Results of incompatible blood transfusion?

Acute hemolysis

Renal failure



Rh factors (D antigen) are inherited in autosomal dominant fashion, who produces the D antigen? 

Rh+ individuals express antigen, Rh- do not


What is erythroblastosis fetalis?

Incompatibility between mother and fetus blood

If mother is Rh- and fetus is Rh+, mother produces antibodies and crosses placenta to attack the fetus

Risk is higher in subsequent pregnancies


What factors influence membrane fluidity?

  • Temperature
  • Lipid Composition
    • Sat FA decrease fluidity, unsat FA increase fluidity
  • Cholesterol
    • Increases fluidity if rigid, decreases fluidity if fluid


What is spur cell anemia?

What effect does it have on membranes

Elevated levels of cholesterol in RBC membrane

Decreases fluidity and flexibility --> RBC membranes break/lyse passing through capillaries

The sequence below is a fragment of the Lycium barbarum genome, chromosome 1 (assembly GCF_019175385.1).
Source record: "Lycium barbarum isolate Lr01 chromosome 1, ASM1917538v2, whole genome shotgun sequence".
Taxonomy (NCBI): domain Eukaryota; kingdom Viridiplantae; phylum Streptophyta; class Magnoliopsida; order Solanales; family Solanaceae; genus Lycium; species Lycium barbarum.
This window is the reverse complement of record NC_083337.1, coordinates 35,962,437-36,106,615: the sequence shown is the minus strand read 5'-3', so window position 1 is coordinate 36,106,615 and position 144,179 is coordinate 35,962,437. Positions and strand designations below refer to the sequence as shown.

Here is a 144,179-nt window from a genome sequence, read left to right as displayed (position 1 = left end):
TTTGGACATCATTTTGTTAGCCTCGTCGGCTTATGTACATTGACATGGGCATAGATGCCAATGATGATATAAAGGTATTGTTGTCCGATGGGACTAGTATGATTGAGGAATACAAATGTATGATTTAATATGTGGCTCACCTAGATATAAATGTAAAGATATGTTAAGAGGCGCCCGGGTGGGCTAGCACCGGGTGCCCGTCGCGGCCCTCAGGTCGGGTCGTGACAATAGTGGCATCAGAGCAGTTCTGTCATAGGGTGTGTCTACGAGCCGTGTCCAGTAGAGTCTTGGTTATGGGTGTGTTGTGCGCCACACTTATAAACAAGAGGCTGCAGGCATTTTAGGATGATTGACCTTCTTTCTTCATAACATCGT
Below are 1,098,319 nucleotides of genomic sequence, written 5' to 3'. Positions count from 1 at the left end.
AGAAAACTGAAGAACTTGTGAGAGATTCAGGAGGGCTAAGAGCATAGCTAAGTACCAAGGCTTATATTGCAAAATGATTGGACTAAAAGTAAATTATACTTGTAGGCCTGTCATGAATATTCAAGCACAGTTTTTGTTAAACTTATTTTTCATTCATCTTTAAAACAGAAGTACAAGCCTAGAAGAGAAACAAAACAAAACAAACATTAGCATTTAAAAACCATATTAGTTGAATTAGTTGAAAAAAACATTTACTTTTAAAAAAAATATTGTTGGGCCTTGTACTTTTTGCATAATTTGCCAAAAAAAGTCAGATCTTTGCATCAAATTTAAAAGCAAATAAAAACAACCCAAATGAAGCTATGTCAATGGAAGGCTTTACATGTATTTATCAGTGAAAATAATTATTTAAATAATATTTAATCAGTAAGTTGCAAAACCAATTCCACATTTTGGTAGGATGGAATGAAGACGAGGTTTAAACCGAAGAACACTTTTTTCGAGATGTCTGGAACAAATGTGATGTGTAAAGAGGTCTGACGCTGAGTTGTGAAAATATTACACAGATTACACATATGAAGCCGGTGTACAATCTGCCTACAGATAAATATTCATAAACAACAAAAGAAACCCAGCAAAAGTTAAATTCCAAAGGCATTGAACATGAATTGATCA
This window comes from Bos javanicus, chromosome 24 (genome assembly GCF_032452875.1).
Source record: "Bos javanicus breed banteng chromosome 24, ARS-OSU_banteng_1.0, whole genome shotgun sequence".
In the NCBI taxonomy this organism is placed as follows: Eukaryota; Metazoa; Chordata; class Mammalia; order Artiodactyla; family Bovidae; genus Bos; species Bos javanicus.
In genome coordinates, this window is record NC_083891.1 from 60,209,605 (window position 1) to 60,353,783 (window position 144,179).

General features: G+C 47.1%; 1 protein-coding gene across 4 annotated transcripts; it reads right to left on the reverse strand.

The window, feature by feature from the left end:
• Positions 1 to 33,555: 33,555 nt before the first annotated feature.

Which ions have higher concentrations in/out of cells?

Typical Neuron

A image thumb

How does Passive Transport work?

energy-independent mechanism

Molecules move down concentration gradients


Which molecules use simple diffusion?

Small, non-polar and uncharged polar diffuse freely across membrane


How does facilitated diffusion work?

What are the proteins in involved called?

Uses transmembrane proteins for molecules that are large and charged

Ion channels or transporters


How do ligand gated ion channels work?

Ligands bind to channel and induce conformational change


How do voltage gated ion channels work and where are they found?

What does depolarization mean?

How does Tetrodotoxin work?

Open/close in response to changes in the membrane potential (depolarization) and found in excitable cells (neurons)

Depolarization is incrase in membrane potential due to influx of positively charged ions

Inhibits voltage gated sodium channels from opening


How does active transport work?

Energy dependent mechanism moving molecules against their concentration gradient


What are the two types of primary active transport?

  • P type ATPases - ATP hydrolyzed and protein is phosphorylated
    • Na/K-ATPase & Ca-ATPase
  • ABC transporters - ATP hydrolyzed, but protein not phosphorylated


Describe secondary active transport mechanism?

What are the three different types of secondary active transporters?

  • Unfavorable flow of one species against gradient is coupled to favorable flow down gradient
    • SGLT, NCX
  • Antiporter, Symporter, Uniporter